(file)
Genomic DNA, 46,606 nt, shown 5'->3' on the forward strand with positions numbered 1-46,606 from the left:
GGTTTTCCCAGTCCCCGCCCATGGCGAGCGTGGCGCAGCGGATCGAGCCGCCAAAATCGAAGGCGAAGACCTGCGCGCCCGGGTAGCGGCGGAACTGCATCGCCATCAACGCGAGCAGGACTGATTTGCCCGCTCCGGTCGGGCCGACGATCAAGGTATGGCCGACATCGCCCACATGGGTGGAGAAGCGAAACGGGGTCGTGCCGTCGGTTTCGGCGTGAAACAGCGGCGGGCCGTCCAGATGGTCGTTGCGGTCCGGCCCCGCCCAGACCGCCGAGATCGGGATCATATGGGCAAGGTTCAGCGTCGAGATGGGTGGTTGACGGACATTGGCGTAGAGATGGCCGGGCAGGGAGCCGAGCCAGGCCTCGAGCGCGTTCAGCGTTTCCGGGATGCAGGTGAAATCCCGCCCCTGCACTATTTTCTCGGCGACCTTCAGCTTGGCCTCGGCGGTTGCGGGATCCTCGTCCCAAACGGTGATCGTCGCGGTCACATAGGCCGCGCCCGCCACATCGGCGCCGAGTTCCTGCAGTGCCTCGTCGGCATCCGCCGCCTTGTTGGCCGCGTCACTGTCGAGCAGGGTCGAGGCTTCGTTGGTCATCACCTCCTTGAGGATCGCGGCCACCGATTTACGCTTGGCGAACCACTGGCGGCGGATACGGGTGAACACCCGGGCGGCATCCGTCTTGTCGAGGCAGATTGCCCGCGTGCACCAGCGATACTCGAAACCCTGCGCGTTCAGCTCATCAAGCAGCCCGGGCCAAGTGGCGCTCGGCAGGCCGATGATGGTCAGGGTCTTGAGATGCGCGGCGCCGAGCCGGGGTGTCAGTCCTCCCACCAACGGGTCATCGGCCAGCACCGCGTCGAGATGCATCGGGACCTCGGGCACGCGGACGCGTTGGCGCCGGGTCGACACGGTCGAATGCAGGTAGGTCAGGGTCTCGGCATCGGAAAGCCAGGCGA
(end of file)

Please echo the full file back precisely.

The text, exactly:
Genomic DNA, 46,606 nt, shown 5'->3' on the forward strand with positions numbered 1-46,606 from the left:
GGTTTTCCCAGTCCCCGCCCATGGCGAGCGTGGCGCAGCGGATCGAGCCGCCAAAATCGAAGGCGAAGACCTGCGCGCCCGGGTAGCGGCGGAACTGCATCGCCATCAACGCGAGCAGGACTGATTTGCCCGCTCCGGTCGGGCCGACGATCAAGGTATGGCCGACATCGCCCACATGGGTGGAGAAGCGAAACGGGGTCGTGCCGTCGGTTTCGGCGTGAAACAGCGGCGGGCCGTCCAGATGGTCGTTGCGGTCCGGCCCCGCCCAGACCGCCGAGATCGGGATCATATGGGCAAGGTTCAGCGTCGAGATGGGTGGTTGACGGACATTGGCGTAGAGATGGCCGGGCAGGGAGCCGAGCCAGGCCTCGAGCGCGTTCAGCGTTTCCGGGATGCAGGTGAAATCCCGCCCCTGCACTATTTTCTCGGCGACCTTCAGCTTGGCCTCGGCGGTTGCGGGATCCTCGTCCCAAACGGTGATCGTCGCGGTCACATAGGCCGCGCCCGCCACATCGGCGCCGAGTTCCTGCAGTGCCTCGTCGGCATCCGCCGCCTTGTTGGCCGCGTCACTGTCGAGCAGGGTCGAGGCTTCGTTGGTCATCACCTCCTTGAGGATCGCGGCCACCGATTTACGCTTGGCGAACCACTGGCGGCGGATACGGGTGAACACCCGGGCGGCATCCGTCTTGTCGAGGCAGATTGCCCGCGTGCACCAGCGATACTCGAAACCCTGCGCGTTCAGCTCATCAAGCAGCCCGGGCCAAGTGGCGCTCGGCAGGCCGATGATGGTCAGGGTCTTGAGATGCGCGGCGCCGAGCCGGGGTGTCAGTCCTCCCACCAACGGGTCATCGGCCAGCACCGCGTCGAGATGCATCGGGACCTCGGGCACGCGGACGCGTTGGCGCCGGGTCGACACGGTCGAATGCAGGTAGGTCAGGGTCTCGGCATCGGAAAGCCAGGCGA